Where Are We Going from Here?
By Leroy Gessmann, National HBPA President and Chairman of the Board
By the time this op-ed goes to print, the Horseracing Integrity and Safety Act (HISA) could very well be headed to the White House to be signed into law. The bill, S. 4547, is being sold as a catch-all fix to the problems of the horse racing industry. The problem is we have not had an industry-wide discussion of how this bill will fix any specific problems. In short, there are many unknowns about this legislation.
Even though this bill is close to becoming law through a ‘shaded’ process, we do know a couple of things. For example, we know that the bill is being pushed by the Jockey Club, and its horse racing elite cronies, who have spared no expense to persuade the Senate Majority Leader to push this bill through the Senate with absolutely no hearings, debate or possibility of amendments.
Why would Senator Mitch McConnell (R-KY) do this when a great number of his constituents in the horse racing industry know nothing about this bill, are threatened by it, and were never consulted on its contents? It’s not too much of a stretch to believe that he, and those pushing the bill, do not want those constituents to know. It is likely the bill will realign and consolidate the industry at the expense of most of those who make up the small business backbone of the sport, whose livelihoods depend on horse racing.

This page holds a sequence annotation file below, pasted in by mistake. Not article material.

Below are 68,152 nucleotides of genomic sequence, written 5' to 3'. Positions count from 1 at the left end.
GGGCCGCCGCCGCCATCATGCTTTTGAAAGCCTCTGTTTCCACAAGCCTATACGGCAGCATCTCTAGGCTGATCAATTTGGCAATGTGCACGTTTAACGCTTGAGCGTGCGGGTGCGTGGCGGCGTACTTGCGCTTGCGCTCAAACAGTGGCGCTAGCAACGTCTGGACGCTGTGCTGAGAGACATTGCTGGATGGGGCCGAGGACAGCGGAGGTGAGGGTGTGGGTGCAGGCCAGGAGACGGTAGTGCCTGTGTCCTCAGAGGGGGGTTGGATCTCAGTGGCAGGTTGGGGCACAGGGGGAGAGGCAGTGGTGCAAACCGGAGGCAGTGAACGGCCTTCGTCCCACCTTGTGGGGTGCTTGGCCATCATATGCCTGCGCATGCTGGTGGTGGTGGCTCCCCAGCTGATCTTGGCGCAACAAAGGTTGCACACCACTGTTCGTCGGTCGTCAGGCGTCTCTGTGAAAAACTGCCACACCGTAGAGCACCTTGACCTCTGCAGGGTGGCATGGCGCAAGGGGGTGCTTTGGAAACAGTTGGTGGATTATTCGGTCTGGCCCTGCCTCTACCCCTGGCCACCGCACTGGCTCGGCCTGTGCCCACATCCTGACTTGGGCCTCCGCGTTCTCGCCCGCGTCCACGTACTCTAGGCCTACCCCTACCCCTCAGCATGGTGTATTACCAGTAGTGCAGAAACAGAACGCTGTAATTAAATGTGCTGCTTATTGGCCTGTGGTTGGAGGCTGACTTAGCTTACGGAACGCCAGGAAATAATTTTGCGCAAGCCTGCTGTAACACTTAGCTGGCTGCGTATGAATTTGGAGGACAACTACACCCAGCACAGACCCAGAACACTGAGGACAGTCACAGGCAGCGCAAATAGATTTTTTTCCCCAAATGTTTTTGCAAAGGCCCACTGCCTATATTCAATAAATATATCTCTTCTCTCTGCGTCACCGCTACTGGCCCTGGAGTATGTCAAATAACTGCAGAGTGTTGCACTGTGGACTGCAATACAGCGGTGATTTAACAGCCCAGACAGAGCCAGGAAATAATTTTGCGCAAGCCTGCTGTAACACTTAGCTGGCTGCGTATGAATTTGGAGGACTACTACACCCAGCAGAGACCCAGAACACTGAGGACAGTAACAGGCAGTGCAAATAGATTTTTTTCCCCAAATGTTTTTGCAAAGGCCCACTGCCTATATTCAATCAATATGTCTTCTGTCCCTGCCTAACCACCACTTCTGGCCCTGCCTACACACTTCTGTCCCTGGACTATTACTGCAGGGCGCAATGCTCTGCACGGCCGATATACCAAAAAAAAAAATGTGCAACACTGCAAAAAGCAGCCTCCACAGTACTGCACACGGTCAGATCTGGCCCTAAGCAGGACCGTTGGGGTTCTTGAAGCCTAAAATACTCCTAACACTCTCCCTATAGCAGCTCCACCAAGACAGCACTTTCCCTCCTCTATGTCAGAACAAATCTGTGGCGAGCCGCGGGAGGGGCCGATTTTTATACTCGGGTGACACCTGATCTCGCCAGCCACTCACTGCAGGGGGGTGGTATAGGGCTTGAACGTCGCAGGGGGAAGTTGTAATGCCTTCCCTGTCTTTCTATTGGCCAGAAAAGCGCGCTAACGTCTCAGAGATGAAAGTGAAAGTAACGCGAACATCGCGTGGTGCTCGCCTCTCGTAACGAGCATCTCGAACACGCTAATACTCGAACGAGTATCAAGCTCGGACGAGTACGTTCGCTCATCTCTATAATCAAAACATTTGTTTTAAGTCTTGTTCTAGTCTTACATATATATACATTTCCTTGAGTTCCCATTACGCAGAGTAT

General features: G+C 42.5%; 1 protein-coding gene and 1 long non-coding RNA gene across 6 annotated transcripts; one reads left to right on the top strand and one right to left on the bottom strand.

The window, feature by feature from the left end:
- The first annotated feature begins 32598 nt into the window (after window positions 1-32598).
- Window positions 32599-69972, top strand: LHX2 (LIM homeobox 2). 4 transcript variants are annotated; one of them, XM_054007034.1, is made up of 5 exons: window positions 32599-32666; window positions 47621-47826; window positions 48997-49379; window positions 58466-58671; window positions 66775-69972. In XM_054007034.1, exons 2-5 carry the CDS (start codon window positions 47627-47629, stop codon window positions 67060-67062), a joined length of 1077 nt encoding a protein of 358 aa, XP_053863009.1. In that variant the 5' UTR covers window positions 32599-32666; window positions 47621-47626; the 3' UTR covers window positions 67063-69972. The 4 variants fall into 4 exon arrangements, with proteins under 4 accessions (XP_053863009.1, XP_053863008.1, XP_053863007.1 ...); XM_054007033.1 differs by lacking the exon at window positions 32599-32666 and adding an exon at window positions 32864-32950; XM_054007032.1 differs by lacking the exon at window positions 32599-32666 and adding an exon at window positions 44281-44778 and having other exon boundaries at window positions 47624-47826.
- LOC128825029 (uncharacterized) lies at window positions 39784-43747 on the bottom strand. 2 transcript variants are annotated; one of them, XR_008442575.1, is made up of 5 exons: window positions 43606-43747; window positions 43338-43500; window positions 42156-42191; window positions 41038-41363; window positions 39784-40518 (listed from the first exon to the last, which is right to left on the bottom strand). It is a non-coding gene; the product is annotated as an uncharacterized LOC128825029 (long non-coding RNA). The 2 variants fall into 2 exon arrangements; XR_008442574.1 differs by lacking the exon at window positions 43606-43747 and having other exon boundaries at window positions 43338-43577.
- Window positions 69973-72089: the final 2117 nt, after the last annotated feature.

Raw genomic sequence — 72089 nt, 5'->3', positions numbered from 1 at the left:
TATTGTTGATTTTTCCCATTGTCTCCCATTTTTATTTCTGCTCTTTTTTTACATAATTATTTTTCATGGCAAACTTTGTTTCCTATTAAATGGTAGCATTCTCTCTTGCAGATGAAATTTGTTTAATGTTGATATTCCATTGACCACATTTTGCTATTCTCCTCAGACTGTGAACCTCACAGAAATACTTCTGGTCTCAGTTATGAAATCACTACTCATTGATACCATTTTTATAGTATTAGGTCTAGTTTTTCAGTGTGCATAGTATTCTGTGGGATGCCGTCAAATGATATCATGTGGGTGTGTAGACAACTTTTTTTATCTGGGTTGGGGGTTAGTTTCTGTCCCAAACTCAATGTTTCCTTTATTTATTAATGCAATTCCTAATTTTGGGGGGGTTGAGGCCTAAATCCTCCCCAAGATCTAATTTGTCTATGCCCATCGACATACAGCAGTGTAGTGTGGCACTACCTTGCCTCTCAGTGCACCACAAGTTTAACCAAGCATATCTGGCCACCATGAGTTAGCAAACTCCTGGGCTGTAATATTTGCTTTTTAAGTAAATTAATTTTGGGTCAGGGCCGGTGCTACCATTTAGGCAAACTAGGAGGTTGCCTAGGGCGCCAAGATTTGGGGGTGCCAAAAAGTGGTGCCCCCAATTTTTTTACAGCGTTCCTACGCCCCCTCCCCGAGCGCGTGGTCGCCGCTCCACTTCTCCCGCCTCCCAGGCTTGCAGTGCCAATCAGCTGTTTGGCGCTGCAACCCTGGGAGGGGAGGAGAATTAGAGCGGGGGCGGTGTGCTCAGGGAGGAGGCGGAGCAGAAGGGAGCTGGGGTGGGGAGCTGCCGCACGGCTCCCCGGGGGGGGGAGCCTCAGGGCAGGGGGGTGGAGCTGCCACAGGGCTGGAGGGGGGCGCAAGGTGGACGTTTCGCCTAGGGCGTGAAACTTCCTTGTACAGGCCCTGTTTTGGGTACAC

Pushing legislation through Congress is not usually a problem for well-heeled interests. In this case, the Jockey Club, and assorted business interests in technology and gaming, stand to make a lot of money if the industry is realigned. That is one reason the bill creates a ‘private-sector’ governing body to be the Authority that will oversee the industry. What a deal. The foxes get to guard the henhouse. All the ‘lesser players’ in the industry have to do is accept what is mandated in this legislation.
How has Senator McConnell handled this legislation? He simply took a rough set of ideas produced by the Jockey Club, had those ideas formed into a bill, and then used his position to declare that the bill would be attached to some year-end measure of importance — like the bill to fund the government for the Fiscal Year 2021. That way, there is no discussion and no vote on a bill that threatens an entire industry.
The advocates of this bill proudly proclaim that it will not cost the taxpayers. The truth is it will cost the taxpayers in two ways: one, it will force many small horse racing businesses to pay the cost of the new governing scheme through fees, and likely go out of business in the process; two, that will leave the rest of America’s taxpayers footing the bill. Problem solved.